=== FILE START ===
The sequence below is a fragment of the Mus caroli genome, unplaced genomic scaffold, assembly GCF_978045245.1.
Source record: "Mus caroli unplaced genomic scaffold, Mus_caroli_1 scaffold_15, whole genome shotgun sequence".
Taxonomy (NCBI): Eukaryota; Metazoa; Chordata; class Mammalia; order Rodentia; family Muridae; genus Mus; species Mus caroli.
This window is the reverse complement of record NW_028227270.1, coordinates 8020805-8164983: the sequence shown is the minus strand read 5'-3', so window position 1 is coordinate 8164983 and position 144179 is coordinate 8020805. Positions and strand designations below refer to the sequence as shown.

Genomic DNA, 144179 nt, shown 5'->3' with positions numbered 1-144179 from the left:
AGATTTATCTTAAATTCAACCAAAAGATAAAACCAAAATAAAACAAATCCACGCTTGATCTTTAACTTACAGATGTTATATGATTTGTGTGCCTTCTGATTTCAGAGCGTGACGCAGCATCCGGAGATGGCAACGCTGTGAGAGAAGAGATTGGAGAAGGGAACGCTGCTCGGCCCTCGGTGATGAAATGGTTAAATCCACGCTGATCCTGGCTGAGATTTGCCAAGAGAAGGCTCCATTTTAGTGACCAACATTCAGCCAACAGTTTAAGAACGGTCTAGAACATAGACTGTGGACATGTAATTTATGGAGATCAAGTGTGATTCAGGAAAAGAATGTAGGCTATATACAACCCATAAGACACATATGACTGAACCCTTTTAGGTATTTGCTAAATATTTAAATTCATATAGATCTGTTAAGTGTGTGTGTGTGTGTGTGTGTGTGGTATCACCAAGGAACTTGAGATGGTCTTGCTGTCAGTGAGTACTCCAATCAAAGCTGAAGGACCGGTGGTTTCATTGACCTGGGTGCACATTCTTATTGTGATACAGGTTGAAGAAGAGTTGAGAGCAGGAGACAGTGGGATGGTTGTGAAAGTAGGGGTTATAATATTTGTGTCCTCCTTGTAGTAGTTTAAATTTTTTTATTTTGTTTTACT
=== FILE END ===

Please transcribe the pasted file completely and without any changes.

The sequence below is a fragment of the Mus caroli genome, unplaced genomic scaffold, assembly GCF_978045245.1.
Source record: "Mus caroli unplaced genomic scaffold, Mus_caroli_1 scaffold_15, whole genome shotgun sequence".
Taxonomy (NCBI): Eukaryota; Metazoa; Chordata; class Mammalia; order Rodentia; family Muridae; genus Mus; species Mus caroli.
This window is the reverse complement of record NW_028227270.1, coordinates 8020805-8164983: the sequence shown is the minus strand read 5'-3', so window position 1 is coordinate 8164983 and position 144179 is coordinate 8020805. Positions and strand designations below refer to the sequence as shown.

Genomic DNA, 144179 nt, shown 5'->3' with positions numbered 1-144179 from the left:
AGATTTATCTTAAATTCAACCAAAAGATAAAACCAAAATAAAACAAATCCACGCTTGATCTTTAACTTACAGATGTTATATGATTTGTGTGCCTTCTGATTTCAGAGCGTGACGCAGCATCCGGAGATGGCAACGCTGTGAGAGAAGAGATTGGAGAAGGGAACGCTGCTCGGCCCTCGGTGATGAAATGGTTAAATCCACGCTGATCCTGGCTGAGATTTGCCAAGAGAAGGCTCCATTTTAGTGACCAACATTCAGCCAACAGTTTAAGAACGGTCTAGAACATAGACTGTGGACATGTAATTTATGGAGATCAAGTGTGATTCAGGAAAAGAATGTAGGCTATATACAACCCATAAGACACATATGACTGAACCCTTTTAGGTATTTGCTAAATATTTAAATTCATATAGATCTGTTAAGTGTGTGTGTGTGTGTGTGTGTGTGGTATCACCAAGGAACTTGAGATGGTCTTGCTGTCAGTGAGTACTCCAATCAAAGCTGAAGGACCGGTGGTTTCATTGACCTGGGTGCACATTCTTATTGTGATACAGGTTGAAGAAGAGTTGAGAGCAGGAGACAGTGGGATGGTTGTGAAAGTAGGGGTTATAATATTTGTGTCCTCCTTGTAGTAGTTTAAATTTTTTTATTTTGTTTTACT